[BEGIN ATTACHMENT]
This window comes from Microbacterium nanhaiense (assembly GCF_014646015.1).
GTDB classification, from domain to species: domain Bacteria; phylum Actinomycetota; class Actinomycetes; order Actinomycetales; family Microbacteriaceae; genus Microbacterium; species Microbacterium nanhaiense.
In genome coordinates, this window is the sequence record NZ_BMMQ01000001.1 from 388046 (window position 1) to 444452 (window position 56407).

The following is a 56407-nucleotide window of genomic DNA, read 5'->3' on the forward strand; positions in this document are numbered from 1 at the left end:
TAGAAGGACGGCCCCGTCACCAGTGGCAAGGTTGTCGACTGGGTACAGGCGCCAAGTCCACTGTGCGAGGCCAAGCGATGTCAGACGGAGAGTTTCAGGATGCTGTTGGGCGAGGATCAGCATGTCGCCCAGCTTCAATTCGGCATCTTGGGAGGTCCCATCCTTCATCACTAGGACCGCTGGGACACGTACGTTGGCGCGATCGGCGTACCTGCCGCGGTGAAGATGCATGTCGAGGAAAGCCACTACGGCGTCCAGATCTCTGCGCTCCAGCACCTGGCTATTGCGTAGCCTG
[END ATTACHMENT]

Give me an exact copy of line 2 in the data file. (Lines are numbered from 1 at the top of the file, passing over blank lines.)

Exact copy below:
GTDB classification, from domain to species: domain Bacteria; phylum Actinomycetota; class Actinomycetes; order Actinomycetales; family Microbacteriaceae; genus Microbacterium; species Microbacterium nanhaiense.